A recent study published in Nature Climate Change suggests that large wind farms could be pulling down hot air at night, raising the average temperature of the local region. The results of the study, however, have been widely misconstrued in the news media.
The Christian Science Monitor
By Trevor Quirk, Contributor / April 30, 2012
Cattle graze beneath turbines at the Penascal Wind Power Project in Kenedy County, Texas. A new study indicates that large wind farms can cause local temperature increases.
All energy technologies have nuances and drawbacks. New research published in Nature Climate Change found that wind farms are no exception.
Specifically, the study found that large tracts of wind turbines in remote areas of Texas appear to be increasing local surface temperatures. The results of this study have been misconstrued by certain media outlets as ironic evidence that a supposedly "green" technology is contributing to global warming, despite the lack of any supporting evidence.
Here are the facts: The team of researchers, led by SUNY Albany environmental scientist Liming Zhou, analyzed surface temperature data of Texan wind farms – the data courtesy of NASA’s Terra and Aqua satellites. Zhou and his colleagues found that the immediate surroundings of the wind farms rose an average of 0.72 degrees Celsius between 2003 and 2011. The effect was most prominent at night. Some of the team has speculated that this localized warming trend could be an effect of the turbines pulling down warm air from higher altitudes at night, when the air above the land would otherwise be cooler.
In a recent University at Albany press release, Zhou warned that "the estimated warming trends only apply to the study region and to the study period, and thus should not be interpolated linearly into other regions (e.g., globally) or over longer periods (e.g., for another 20 years)," he said. "For a given wind farm, once there are no new wind turbines added, the warming effect may reach a stable level."
Yet exaggerated interpolation seems to be stock-in-trade for many of the media outlets covering this story. Take, for example, FOX News‘ headline: Wind farms are warming the Earth, or that of Forbes: Wind Farms Cause Global Warming! or that of the Inquistr’s: Wind Farms May Contribute to Global Warming, or that of Newser: Latest Global Warming Culprit: Wind Farms. It should be noted that nearly all of these stories contradict their own headlines by explaining that the observed effect was local.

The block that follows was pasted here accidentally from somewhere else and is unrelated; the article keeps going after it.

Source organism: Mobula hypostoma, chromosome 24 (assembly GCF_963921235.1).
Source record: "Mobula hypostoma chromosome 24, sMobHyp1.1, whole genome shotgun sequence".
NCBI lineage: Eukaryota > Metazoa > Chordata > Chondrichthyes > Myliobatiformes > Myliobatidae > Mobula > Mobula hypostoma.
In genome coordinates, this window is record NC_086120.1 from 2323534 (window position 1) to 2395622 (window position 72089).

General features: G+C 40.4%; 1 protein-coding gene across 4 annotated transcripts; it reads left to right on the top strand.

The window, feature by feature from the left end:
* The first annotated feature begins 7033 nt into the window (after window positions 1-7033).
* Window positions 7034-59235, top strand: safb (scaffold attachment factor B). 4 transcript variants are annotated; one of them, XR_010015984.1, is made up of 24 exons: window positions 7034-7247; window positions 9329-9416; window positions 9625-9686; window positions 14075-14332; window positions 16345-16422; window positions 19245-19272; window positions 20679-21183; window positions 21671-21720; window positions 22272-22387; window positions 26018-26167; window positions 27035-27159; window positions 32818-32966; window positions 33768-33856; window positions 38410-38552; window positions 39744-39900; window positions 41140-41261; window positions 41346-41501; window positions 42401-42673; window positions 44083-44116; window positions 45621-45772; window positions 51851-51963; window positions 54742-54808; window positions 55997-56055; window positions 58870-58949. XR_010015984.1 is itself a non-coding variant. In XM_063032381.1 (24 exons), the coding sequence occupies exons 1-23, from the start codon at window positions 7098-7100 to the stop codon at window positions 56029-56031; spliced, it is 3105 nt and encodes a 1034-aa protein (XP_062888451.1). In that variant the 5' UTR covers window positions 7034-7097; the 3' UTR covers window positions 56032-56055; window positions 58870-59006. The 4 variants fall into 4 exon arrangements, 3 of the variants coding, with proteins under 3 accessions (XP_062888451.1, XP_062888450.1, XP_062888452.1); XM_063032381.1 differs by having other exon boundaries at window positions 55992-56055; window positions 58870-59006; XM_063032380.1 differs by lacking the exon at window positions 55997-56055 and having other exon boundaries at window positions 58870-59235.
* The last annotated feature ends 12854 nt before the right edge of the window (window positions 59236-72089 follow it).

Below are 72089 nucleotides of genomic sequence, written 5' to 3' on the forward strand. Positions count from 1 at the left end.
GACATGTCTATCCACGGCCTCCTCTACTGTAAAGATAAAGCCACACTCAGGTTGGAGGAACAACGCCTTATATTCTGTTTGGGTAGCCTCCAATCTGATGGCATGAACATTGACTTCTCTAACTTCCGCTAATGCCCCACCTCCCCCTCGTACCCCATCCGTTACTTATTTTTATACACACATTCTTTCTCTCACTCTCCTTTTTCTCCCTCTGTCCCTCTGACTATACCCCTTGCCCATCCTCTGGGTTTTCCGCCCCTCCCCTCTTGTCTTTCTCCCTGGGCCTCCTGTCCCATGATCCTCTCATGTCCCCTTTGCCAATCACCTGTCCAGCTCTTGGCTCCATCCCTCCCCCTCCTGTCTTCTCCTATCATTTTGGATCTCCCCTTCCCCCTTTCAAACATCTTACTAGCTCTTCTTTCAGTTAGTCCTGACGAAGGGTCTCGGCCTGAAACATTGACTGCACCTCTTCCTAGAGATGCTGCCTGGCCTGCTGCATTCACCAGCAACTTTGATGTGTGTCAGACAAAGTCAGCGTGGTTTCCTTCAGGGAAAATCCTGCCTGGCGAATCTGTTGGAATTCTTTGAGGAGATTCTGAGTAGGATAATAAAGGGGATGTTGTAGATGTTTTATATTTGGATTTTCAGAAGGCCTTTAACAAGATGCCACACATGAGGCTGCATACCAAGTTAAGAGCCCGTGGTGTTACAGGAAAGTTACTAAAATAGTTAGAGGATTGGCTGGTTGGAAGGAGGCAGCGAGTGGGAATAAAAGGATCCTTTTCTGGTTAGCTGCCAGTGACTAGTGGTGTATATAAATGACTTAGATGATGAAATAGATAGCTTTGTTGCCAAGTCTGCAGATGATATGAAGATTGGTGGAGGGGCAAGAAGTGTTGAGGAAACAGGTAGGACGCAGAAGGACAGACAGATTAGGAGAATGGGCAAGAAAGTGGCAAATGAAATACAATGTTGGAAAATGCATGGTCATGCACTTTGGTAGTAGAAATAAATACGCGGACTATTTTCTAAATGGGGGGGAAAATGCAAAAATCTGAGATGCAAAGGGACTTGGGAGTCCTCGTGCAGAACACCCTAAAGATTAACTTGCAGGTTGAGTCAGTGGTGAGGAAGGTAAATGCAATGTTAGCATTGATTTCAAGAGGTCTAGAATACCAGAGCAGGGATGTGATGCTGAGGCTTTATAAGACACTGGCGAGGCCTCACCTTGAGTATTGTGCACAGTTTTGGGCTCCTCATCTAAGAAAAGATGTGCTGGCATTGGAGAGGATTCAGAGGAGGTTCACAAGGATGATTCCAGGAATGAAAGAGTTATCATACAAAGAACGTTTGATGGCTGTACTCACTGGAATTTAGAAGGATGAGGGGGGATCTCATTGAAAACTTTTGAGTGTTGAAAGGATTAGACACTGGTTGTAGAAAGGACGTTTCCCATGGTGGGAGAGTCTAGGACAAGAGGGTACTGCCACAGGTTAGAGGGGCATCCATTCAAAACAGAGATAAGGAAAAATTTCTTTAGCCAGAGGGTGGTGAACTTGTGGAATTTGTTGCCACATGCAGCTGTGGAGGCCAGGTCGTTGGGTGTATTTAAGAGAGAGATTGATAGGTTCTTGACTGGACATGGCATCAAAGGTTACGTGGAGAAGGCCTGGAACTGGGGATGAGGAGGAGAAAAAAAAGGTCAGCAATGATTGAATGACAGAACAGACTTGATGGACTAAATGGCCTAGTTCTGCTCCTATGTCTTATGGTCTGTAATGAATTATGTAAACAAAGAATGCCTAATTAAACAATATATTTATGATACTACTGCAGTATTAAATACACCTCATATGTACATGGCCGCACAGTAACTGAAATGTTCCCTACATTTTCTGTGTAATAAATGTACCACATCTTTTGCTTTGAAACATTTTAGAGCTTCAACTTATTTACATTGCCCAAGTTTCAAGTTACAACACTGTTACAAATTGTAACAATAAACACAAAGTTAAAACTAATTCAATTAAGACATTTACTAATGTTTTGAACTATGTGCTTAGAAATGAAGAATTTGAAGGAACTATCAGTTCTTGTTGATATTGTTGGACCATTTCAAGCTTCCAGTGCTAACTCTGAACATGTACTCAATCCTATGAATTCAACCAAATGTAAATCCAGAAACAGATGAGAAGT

This new study doesn’t necessarily illustrate a causal link between wind turbines and localized warming, let alone temperature change on a global scale. The authors of the Nature paper were the first to admit that further science is needed to determine that exact nature of this link.
If it were true that the spinning blades of wind turbines increased the overall temperature of the planet, as opposed to simply redistributing thermal energy, we would have to rewrite some basic laws of physics, particularly the 2nd law of thermodynamics. This is an important distinction from the burning of fossil fuels, which produces gas that increases how much of the sun’s energy the Earth retains. In this respect, this process contributes to a globally warming climate because the source of energy (the sun) is apart from the system that is warmed (the Earth.)
Rather than inform the public’s perception on climate change, exaggerated coverage of this study has merely justified the common distrust scientists have for journalists.
The reality is that any alternative energy source is going to present problems. Over the past two years, there has been scientific investigation of whether wind turbines can affect the health of proximal residents, though the legitimacy of "Wind Turbine Syndrome", as it was called, was widely questioned. Natural gas has its problems with fracking, nuclear energy with radiation, and even solar cells with electronic waste. This recent study was merely exploring a similar issue in wind energy, but only so that we might effectively deal with it.